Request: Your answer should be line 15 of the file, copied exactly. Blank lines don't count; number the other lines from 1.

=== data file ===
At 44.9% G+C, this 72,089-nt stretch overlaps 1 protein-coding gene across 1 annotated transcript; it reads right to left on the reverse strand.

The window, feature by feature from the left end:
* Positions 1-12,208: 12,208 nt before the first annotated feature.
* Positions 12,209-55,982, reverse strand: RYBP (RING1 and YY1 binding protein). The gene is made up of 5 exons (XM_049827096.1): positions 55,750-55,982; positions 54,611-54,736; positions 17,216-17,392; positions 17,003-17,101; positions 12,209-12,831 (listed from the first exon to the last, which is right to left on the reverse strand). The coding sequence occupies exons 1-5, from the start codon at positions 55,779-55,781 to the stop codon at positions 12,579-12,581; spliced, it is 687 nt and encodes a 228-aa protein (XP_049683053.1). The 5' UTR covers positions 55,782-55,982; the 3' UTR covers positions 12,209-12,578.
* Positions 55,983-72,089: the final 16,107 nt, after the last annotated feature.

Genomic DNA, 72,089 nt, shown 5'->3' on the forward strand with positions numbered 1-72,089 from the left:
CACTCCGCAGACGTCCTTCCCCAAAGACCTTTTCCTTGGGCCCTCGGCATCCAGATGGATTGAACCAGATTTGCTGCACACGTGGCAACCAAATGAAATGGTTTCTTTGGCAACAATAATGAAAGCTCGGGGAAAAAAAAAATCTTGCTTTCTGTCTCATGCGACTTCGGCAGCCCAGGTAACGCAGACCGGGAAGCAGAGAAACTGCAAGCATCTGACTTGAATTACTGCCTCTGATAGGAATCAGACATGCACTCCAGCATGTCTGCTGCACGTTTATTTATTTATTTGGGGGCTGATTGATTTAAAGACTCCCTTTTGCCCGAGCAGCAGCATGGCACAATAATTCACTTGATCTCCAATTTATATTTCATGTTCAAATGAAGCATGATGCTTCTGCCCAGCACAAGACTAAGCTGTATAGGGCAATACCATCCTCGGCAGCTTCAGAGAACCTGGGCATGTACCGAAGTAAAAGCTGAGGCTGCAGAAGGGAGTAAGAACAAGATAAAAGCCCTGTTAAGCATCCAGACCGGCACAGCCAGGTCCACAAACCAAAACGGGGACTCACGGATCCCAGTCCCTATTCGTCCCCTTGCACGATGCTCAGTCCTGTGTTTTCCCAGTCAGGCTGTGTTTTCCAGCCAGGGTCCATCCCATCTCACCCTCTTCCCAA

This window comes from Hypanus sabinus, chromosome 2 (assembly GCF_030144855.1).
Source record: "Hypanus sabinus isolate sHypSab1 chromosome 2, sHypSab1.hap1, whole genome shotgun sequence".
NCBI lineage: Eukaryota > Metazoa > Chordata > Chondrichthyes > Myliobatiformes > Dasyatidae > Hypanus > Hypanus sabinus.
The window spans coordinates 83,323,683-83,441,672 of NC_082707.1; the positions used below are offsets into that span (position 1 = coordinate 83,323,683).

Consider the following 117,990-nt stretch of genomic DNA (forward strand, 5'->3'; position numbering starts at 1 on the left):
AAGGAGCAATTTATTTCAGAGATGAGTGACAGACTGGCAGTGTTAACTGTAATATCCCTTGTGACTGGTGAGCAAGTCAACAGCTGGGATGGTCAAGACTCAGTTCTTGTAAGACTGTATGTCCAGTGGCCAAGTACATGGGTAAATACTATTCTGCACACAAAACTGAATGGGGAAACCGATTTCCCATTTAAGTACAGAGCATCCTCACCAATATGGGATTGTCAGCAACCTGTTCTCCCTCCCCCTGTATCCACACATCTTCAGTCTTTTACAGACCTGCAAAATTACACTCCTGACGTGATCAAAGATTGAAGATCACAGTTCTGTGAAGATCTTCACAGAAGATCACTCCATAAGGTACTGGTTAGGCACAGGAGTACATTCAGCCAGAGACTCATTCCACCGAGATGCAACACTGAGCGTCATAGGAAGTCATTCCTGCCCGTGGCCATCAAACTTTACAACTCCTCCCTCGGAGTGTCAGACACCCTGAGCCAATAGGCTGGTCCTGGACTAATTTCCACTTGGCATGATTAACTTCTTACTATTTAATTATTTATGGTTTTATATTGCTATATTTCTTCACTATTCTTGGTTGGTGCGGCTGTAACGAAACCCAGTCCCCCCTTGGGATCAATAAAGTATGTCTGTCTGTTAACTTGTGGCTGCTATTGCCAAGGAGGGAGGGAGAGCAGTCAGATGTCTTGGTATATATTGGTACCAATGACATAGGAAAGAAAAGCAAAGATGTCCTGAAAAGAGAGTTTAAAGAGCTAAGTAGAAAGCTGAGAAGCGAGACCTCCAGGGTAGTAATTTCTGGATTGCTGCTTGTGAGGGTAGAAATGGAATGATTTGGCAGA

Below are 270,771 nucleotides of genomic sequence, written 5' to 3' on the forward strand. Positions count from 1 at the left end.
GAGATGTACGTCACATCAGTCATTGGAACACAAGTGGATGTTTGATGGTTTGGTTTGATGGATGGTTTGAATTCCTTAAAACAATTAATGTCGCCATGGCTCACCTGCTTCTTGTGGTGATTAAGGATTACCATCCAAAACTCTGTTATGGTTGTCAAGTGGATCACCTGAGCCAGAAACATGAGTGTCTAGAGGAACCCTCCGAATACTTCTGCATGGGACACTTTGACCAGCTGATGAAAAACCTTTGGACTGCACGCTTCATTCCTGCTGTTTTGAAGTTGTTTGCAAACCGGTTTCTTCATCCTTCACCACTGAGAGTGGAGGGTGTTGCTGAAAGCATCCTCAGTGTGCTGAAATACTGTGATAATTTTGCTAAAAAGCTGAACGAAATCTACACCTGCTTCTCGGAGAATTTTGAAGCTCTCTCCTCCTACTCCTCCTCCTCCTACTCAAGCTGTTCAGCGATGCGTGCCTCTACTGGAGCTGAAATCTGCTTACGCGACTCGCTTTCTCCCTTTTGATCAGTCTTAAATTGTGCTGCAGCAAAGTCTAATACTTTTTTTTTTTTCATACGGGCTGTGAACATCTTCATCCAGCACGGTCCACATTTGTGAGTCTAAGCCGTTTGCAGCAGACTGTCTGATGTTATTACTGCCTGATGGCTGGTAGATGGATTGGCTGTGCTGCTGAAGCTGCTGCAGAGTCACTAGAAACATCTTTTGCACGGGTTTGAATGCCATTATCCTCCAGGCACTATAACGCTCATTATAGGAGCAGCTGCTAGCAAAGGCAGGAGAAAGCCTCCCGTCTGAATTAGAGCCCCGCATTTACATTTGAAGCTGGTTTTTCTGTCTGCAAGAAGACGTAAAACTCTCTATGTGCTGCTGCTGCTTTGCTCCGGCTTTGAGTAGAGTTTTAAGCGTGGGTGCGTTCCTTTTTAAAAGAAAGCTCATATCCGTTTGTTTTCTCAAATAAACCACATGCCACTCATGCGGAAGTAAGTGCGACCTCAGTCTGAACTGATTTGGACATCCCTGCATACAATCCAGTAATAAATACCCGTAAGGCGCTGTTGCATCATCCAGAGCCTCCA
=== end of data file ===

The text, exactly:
GAGATGTACGTCACATCAGTCATTGGAACACAAGTGGATGTTTGATGGTTTGGTTTGATGGATGGTTTGAATTCCTTAAAACAATTAATGTCGCCATGGCTCACCTGCTTCTTGTGGTGATTAAGGATTACCATCCAAAACTCTGTTATGGTTGTCAAGTGGATCACCTGAGCCAGAAACATGAGTGTCTAGAGGAACCCTCCGAATACTTCTGCATGGGACACTTTGACCAGCTGATGAAAAACCTTTGGACTGCACGCTTCATTCCTGCTGTTTTGAAGTTGTTTGCAAACCGGTTTCTTCATCCTTCACCACTGAGAGTGGAGGGTGTTGCTGAAAGCATCCTCAGTGTGCTGAAATACTGTGATAATTTTGCTAAAAAGCTGAACGAAATCTACACCTGCTTCTCGGAGAATTTTGAAGCTCTCTCCTCCTACTCCTCCTCCTCCTACTCAAGCTGTTCAGCGATGCGTGCCTCTACTGGAGCTGAAATCTGCTTACGCGACTCGCTTTCTCCCTTTTGATCAGTCTTAAATTGTGCTGCAGCAAAGTCTAATACTTTTTTTTTTTTCATACGGGCTGTGAACATCTTCATCCAGCACGGTCCACATTTGTGAGTCTAAGCCGTTTGCAGCAGACTGTCTGATGTTATTACTGCCTGATGGCTGGTAGATGGATTGGCTGTGCTGCTGAAGCTGCTGCAGAGTCACTAGAAACATCTTTTGCACGGGTTTGAATGCCATTATCCTCCAGGCACTATAACGCTCATTATAGGAGCAGCTGCTAGCAAAGGCAGGAGAAAGCCTCCCGTCTGAATTAGAGCCCCGCATTTACATTTGAAGCTGGTTTTTCTGTCTGCAAGAAGACGTAAAACTCTCTATGTGCTGCTGCTGCTTTGCTCCGGCTTTGAGTAGAGTTTTAAGCGTGGGTGCGTTCCTTTTTAAAAGAAAGCTCATATCCGTTTGTTTTCTCAAATAAACCACATGCCACTCATGCGGAAGTAAGTGCGACCTCAGTCTGAACTGATTTGGACATCCCTGCATACAATCCAGTAATAAATACCCGTAAGGCGCTGTTGCATCATCCAGAGCCTCCA